Curated for content, computing, and digital experience professionals

Month: July 2006

The ECM and BPM Intersection: Putting the Business in BPM

We’ve been talking with users lately on what the promise of “technology for the masses” really means for the BPM suite market. And more specifically, how BPM technologies will evolve to compliment ECM strategies and implementations. The flavor of many of these discussions comes down to transitioning “x” amount of design, control and execution from IT into the hands of “process-savvy but less-technical” corporate domains.

In other words, transferring capabilities into the business — thereby creating BPM environments that eliminate throwing applications over the wall and then spending precious resource dollars to manage the inevitable boatload of change requests thrown back. According to Howard Smith and Peter Fingar, authors of Business Process Management: The Third Wave, the challenge for leading corporations is not to bridge the business-IT divide, but rather to obliterate it.

These conversations are familiar to content specialists and information architects who demanded the evolution of content technologies such as WCM from programmer-centric environments to business-driven applications that required little IT maintenance. In fact, “non-IT” buyers became more and more important on the radar screens of WCM vendors during the mid to late 90’s as content management went mainstream. Budgeting, evaluation, and approval teams were a mix of marketing, sales and IT personnel. C-level executives were primary decision-makers and had efficiency, cost reduction, and revenue generation on their checklists. The corporate desire to move from centralized control to decentralized collaboration was paramount. Desktop features, Web-based interfaces, templates, and coaches/wizards were hot.

The content technologies market learned simple but undeniable truths during this period that drive sales and deployments in the ECM suite market to this day. Usability matters. Usability drives adoption. Adoption drives the ROI, whether the desire is efficiency and cost savings or revenue generation and customer satisfaction. Vendors: know your buyers! Buyers: know your users!

As the BPM suite market evolves, it will face technology convergence, vendor consolidation, and the need to decentralize capabilities to achieve the enterprise sale — as did the ECM suite market before it. Complex, hybrid business processes, i.e. those that merge data + content + straight-through processing + human-driven interaction requirements, require collaboration and interactions that “cross the divide” between IT and the business.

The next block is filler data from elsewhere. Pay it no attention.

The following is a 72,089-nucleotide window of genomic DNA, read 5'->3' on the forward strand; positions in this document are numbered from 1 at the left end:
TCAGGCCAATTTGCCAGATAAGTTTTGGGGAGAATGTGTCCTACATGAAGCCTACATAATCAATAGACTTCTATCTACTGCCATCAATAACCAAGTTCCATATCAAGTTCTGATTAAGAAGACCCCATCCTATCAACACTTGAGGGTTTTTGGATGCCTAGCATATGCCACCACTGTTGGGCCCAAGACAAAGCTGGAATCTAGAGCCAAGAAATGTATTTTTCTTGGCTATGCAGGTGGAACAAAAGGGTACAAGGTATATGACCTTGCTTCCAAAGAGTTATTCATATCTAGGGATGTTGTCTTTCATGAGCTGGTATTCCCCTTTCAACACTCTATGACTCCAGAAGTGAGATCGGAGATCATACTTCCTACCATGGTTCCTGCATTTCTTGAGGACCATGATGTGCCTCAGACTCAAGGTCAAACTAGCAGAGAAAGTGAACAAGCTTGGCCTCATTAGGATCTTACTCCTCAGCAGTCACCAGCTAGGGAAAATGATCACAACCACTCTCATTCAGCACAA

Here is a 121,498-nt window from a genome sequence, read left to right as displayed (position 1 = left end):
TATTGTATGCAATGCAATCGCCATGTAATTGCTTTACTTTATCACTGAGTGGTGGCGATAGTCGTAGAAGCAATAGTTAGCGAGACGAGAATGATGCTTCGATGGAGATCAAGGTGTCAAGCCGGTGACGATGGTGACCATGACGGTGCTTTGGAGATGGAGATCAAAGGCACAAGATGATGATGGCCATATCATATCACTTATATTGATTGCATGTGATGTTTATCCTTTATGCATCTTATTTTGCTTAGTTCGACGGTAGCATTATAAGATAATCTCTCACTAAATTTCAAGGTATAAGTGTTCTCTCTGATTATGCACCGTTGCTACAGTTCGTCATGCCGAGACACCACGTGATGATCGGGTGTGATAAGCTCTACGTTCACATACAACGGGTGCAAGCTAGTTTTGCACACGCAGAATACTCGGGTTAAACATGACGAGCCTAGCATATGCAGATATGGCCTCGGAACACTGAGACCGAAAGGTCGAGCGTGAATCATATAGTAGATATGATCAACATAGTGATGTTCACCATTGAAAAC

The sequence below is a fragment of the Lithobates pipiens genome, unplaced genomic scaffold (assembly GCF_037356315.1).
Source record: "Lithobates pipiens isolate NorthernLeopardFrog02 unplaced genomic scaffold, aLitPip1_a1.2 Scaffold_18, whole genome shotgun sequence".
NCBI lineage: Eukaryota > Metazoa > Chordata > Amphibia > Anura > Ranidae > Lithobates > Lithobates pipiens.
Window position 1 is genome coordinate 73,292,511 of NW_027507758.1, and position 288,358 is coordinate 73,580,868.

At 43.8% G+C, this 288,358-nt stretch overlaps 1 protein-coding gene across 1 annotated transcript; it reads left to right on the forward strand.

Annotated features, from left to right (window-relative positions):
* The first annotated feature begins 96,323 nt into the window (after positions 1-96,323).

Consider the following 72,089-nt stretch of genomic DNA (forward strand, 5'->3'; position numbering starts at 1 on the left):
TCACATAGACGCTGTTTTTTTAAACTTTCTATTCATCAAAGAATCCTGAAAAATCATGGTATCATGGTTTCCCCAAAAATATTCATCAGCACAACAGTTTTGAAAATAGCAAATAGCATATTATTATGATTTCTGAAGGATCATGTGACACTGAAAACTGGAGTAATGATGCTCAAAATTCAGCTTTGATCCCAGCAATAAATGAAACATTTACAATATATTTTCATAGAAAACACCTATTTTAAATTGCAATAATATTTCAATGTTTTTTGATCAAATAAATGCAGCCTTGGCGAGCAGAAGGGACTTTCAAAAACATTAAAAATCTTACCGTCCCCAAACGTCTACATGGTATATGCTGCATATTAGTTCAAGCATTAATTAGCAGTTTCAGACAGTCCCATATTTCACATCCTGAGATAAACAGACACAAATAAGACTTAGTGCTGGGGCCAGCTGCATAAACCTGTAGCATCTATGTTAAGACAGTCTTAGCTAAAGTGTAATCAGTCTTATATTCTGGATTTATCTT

How can business managers — the compliance officer, the human resources manager, the account manager, the underwriter — work with technologies for modeling and rules management, business intelligence, performance management, and analytics within familiar environments? Complex, hybrid processes increase the need for the business to create, view, interact with, and optimize the process through its execution and inevitable exceptions.

Debates on whether savvy Excel business users can “do modeling” aside, increased BPMS vendor messaging on providing common, “Visio-like” interfaces for process modeling, “zero-code” BPMS, integrations with Microsoft Office, and collaborative “business user-oriented” dashboard environments point to a market that is evolving to answer one of the more critical business buyer questions: — What does it look like and how easy is it to use?

Putting the business in BPM underscores the “usability matters” mantra. A solution that cannot demonstrate it to the savvy business buyer at the ECM/BPM intersection — who envisions an environment where ECM and BPM are seamlessly complimentary — should probably think twice before the demo.

The New Content Technology CTO Blog – FAQs

Note: The CTO blog content has been integrated into this blog. This post is only still here because we’re picky about these things, and the old permalink need a place to go.
What is the CTO Blog?
The content technology CTO Blog is hosted by the Gilbane Group as a service to the content and information technology community. The purpose of the blog is to facilitate ongoing discussion and debate on technologies, approaches and architectures relevant to enterprise content applications. (Note: Obviously the blog is live, but it won’t be officially launched until late August or Early September.)

Why have we created it?

CTOs have a wealth of critical information about technologies that is not always accessible to enterprise customers. When it is, it is often filtered through marketing or PR staff. CTOs also have demanding jobs, and have limited time available to meet with each other with customers, or with other industry influencers. Some CTOs have their own blogs, but in many cases these are not widely read. This blog is intended to encourage communication both between vendor CTOs and between enterprise customer CTOs and vendor CTOs. We have been asked by multiple CTOs to provide this channel.